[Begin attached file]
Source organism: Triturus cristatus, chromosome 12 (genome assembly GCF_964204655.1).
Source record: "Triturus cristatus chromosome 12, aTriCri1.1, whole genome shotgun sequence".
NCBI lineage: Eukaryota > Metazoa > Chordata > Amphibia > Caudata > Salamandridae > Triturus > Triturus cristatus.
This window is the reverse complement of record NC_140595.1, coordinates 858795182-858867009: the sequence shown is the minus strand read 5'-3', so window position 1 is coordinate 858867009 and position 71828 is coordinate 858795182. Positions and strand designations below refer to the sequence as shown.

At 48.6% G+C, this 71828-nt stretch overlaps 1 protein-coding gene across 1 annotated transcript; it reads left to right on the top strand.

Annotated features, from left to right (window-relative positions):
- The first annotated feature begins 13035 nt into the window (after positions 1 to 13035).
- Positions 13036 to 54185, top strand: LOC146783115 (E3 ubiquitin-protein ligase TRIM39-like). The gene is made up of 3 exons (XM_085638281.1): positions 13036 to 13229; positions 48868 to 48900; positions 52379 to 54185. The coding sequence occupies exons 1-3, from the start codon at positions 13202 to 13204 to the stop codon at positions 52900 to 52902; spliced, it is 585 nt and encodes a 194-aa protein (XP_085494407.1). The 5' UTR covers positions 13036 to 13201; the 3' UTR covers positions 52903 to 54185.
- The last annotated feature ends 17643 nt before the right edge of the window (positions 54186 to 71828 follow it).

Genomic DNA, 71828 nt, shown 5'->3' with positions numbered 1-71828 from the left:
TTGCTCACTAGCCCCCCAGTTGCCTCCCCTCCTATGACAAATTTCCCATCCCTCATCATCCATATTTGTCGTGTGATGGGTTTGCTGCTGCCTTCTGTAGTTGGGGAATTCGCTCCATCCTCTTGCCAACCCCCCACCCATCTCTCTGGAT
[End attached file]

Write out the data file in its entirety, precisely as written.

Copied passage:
Source organism: Triturus cristatus, chromosome 12 (genome assembly GCF_964204655.1).
Source record: "Triturus cristatus chromosome 12, aTriCri1.1, whole genome shotgun sequence".
NCBI lineage: Eukaryota > Metazoa > Chordata > Amphibia > Caudata > Salamandridae > Triturus > Triturus cristatus.
This window is the reverse complement of record NC_140595.1, coordinates 858795182-858867009: the sequence shown is the minus strand read 5'-3', so window position 1 is coordinate 858867009 and position 71828 is coordinate 858795182. Positions and strand designations below refer to the sequence as shown.

At 48.6% G+C, this 71828-nt stretch overlaps 1 protein-coding gene across 1 annotated transcript; it reads left to right on the top strand.

Annotated features, from left to right (window-relative positions):
- The first annotated feature begins 13035 nt into the window (after positions 1 to 13035).
- Positions 13036 to 54185, top strand: LOC146783115 (E3 ubiquitin-protein ligase TRIM39-like). The gene is made up of 3 exons (XM_085638281.1): positions 13036 to 13229; positions 48868 to 48900; positions 52379 to 54185. The coding sequence occupies exons 1-3, from the start codon at positions 13202 to 13204 to the stop codon at positions 52900 to 52902; spliced, it is 585 nt and encodes a 194-aa protein (XP_085494407.1). The 5' UTR covers positions 13036 to 13201; the 3' UTR covers positions 52903 to 54185.
- The last annotated feature ends 17643 nt before the right edge of the window (positions 54186 to 71828 follow it).

Genomic DNA, 71828 nt, shown 5'->3' with positions numbered 1-71828 from the left:
TTGCTCACTAGCCCCCCAGTTGCCTCCCCTCCTATGACAAATTTCCCATCCCTCATCATCCATATTTGTCGTGTGATGGGTTTGCTGCTGCCTTCTGTAGTTGGGGAATTCGCTCCATCCTCTTGCCAACCCCCCACCCATCTCTCTGGAT